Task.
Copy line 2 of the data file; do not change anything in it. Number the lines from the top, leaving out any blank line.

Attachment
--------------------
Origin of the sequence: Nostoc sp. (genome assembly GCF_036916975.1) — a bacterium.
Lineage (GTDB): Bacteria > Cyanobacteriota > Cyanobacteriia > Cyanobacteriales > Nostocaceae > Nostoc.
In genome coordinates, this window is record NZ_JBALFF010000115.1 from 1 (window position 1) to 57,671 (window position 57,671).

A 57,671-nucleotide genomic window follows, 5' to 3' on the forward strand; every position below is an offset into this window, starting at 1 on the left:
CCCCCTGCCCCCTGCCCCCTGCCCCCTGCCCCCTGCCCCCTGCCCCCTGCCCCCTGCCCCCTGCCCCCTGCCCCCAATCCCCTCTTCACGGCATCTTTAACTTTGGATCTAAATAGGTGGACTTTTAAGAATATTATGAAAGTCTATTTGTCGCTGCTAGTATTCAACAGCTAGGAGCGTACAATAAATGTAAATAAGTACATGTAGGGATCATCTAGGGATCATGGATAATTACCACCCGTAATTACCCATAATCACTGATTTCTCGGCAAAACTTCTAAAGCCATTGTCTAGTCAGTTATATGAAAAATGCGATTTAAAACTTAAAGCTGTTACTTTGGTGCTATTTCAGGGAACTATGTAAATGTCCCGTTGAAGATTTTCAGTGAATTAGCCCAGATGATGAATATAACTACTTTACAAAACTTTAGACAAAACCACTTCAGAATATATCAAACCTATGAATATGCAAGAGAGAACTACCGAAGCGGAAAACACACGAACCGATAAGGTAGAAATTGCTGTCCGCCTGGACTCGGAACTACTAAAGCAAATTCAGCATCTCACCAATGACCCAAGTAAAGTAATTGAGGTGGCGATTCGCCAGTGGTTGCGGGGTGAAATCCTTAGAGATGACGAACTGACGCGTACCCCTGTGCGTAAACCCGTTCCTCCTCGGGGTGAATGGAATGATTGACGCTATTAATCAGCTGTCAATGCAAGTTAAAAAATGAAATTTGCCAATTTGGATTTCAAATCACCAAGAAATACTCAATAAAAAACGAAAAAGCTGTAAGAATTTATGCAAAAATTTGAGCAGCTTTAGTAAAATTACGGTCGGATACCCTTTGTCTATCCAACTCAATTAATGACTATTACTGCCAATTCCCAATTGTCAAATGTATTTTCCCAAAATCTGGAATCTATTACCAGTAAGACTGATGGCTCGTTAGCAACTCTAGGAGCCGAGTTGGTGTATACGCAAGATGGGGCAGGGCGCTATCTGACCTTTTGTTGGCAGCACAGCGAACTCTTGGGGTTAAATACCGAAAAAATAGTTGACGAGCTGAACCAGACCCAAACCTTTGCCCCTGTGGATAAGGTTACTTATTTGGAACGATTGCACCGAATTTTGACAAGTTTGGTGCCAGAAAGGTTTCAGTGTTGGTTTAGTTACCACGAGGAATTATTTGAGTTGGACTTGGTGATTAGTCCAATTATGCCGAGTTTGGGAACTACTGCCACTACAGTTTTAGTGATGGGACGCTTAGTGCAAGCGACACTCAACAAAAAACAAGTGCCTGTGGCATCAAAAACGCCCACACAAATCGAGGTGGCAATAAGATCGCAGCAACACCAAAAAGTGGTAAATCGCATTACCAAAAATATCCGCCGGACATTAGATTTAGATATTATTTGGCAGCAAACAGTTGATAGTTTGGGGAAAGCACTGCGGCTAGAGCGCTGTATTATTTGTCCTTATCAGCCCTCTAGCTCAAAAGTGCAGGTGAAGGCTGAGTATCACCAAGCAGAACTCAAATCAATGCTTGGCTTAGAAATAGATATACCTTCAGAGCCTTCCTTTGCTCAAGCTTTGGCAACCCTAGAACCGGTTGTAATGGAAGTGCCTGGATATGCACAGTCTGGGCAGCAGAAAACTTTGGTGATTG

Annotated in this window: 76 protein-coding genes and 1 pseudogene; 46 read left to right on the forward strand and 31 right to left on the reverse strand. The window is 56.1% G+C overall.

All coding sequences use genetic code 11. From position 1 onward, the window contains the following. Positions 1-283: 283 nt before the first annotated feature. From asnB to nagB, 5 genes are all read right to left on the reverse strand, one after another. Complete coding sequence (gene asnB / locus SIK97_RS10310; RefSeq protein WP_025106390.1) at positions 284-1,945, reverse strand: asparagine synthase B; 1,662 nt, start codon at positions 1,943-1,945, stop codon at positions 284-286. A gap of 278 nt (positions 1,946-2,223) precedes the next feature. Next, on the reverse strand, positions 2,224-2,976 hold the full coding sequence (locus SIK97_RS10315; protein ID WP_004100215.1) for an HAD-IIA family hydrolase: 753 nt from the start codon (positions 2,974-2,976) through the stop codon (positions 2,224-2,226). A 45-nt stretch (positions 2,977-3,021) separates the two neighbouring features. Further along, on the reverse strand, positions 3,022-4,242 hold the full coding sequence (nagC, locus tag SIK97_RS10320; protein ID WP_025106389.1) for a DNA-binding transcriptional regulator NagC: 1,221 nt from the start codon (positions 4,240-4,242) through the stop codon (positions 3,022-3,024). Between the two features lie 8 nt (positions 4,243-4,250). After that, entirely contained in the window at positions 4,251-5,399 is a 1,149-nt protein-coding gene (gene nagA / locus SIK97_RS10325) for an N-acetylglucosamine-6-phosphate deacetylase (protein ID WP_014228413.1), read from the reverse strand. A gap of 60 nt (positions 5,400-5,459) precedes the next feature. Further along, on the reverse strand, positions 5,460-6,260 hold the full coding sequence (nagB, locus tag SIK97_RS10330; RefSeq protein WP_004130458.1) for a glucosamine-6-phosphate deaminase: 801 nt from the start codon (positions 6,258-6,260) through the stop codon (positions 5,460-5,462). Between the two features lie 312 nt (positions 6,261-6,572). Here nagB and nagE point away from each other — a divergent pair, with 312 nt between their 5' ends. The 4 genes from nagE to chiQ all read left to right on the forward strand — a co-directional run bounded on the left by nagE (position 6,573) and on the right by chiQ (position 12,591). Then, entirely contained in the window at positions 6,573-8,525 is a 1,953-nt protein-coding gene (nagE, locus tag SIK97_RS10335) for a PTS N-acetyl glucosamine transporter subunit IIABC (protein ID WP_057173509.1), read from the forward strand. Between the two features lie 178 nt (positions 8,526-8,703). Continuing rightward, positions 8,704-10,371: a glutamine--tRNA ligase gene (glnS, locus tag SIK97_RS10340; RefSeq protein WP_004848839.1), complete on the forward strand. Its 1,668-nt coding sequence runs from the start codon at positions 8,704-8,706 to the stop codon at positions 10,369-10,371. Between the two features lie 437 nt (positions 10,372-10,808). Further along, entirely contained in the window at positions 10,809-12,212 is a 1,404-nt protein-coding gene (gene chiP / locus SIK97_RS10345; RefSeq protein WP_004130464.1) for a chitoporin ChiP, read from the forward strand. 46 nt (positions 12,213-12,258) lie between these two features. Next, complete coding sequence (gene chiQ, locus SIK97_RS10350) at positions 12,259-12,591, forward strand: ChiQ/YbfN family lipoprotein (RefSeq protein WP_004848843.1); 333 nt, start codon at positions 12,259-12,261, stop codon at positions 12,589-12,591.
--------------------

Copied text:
Lineage (GTDB): Bacteria > Cyanobacteriota > Cyanobacteriia > Cyanobacteriales > Nostocaceae > Nostoc.